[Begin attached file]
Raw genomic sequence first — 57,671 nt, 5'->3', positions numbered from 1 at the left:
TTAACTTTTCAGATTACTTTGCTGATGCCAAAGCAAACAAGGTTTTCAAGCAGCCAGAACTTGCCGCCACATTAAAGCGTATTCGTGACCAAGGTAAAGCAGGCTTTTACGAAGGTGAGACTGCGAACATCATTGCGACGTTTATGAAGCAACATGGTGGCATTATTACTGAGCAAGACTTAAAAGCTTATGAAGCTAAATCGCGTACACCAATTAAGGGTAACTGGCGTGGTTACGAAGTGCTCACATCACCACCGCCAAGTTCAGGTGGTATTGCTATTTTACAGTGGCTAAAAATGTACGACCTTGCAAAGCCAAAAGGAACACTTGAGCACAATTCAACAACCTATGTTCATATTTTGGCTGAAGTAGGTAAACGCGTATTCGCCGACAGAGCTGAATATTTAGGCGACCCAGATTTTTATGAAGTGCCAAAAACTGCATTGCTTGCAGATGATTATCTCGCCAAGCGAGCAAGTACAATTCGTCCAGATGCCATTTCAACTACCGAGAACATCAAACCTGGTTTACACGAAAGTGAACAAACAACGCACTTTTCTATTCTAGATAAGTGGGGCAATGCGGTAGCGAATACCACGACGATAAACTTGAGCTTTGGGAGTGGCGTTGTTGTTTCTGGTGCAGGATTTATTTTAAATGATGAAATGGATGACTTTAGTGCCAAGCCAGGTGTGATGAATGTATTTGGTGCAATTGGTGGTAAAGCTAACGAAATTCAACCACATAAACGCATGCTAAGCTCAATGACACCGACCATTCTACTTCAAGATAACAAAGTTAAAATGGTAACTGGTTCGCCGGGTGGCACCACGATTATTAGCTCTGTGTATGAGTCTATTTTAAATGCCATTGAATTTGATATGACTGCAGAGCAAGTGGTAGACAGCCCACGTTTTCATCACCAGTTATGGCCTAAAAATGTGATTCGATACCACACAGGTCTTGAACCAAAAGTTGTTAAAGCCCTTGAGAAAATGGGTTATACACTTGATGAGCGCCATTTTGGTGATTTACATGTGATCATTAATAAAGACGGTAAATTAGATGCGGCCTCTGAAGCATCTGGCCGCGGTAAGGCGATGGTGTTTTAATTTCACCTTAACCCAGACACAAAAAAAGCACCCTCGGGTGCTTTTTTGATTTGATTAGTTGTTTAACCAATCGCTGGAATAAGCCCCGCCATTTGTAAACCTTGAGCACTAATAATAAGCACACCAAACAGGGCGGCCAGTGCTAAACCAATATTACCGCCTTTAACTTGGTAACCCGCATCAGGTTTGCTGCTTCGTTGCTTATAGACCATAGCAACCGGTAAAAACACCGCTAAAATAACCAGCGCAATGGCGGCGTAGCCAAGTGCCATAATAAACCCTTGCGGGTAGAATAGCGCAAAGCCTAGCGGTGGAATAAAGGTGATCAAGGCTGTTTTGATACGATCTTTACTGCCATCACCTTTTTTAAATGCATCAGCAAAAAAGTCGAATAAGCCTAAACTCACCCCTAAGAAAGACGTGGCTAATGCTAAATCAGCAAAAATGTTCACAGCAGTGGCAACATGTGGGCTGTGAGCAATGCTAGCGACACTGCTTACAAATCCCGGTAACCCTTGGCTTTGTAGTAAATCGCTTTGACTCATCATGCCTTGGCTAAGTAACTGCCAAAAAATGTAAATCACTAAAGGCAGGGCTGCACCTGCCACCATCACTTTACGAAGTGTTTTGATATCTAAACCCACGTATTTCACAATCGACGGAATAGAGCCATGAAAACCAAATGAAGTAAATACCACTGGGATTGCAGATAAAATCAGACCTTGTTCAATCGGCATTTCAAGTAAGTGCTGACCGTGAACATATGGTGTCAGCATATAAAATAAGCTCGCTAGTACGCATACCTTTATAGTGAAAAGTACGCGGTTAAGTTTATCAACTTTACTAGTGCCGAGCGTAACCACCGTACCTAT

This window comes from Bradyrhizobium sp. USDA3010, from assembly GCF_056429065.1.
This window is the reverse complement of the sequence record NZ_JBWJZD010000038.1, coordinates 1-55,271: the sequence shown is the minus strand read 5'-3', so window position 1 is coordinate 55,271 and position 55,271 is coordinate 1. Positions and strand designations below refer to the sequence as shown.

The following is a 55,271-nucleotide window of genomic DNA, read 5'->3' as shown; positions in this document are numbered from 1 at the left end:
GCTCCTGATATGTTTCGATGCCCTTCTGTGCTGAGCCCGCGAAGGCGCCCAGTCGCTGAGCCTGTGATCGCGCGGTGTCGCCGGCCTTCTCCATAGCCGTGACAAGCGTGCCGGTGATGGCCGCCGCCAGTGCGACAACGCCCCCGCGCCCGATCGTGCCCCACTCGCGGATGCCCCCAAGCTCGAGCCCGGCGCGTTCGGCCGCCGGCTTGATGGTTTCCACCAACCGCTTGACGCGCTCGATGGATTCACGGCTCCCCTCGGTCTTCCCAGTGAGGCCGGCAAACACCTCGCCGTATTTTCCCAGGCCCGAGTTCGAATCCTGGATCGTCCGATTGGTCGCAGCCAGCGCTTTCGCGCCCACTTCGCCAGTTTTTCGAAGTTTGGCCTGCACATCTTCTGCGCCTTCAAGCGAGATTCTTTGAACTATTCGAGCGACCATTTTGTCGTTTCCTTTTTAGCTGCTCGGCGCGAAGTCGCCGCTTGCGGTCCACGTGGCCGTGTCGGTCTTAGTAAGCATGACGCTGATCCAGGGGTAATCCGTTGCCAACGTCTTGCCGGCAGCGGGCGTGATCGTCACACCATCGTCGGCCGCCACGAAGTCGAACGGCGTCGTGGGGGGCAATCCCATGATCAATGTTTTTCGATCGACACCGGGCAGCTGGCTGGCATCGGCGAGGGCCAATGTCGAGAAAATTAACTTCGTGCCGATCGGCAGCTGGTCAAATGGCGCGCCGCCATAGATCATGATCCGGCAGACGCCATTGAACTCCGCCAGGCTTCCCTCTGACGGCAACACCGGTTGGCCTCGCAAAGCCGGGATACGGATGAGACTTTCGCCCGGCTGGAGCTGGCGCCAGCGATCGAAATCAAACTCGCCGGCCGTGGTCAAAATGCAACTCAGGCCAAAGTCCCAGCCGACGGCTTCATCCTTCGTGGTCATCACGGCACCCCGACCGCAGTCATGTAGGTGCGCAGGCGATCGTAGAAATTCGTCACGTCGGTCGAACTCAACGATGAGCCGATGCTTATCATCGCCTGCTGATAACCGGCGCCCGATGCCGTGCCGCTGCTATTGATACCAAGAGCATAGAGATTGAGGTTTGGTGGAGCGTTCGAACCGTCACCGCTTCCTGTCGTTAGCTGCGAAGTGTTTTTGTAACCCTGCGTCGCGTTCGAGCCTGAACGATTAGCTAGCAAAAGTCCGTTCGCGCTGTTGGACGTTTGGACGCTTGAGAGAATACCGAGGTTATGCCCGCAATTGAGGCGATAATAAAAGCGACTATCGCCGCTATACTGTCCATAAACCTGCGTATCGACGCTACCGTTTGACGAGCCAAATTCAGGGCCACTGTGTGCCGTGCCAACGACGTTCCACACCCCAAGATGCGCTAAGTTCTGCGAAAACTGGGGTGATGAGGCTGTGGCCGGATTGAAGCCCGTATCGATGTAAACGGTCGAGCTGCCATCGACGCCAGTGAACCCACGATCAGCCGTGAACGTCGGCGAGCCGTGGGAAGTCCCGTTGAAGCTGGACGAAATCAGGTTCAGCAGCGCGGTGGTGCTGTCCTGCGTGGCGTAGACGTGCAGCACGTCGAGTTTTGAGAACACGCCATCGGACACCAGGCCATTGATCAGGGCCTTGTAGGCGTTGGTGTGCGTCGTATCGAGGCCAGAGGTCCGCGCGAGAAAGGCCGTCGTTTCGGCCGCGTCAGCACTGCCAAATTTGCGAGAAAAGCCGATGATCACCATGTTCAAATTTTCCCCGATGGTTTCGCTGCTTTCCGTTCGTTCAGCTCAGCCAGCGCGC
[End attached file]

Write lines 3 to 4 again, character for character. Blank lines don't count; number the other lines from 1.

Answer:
This window comes from Bradyrhizobium sp. USDA3010, from assembly GCF_056429065.1.
This window is the reverse complement of the sequence record NZ_JBWJZD010000038.1, coordinates 1-55,271: the sequence shown is the minus strand read 5'-3', so window position 1 is coordinate 55,271 and position 55,271 is coordinate 1. Positions and strand designations below refer to the sequence as shown.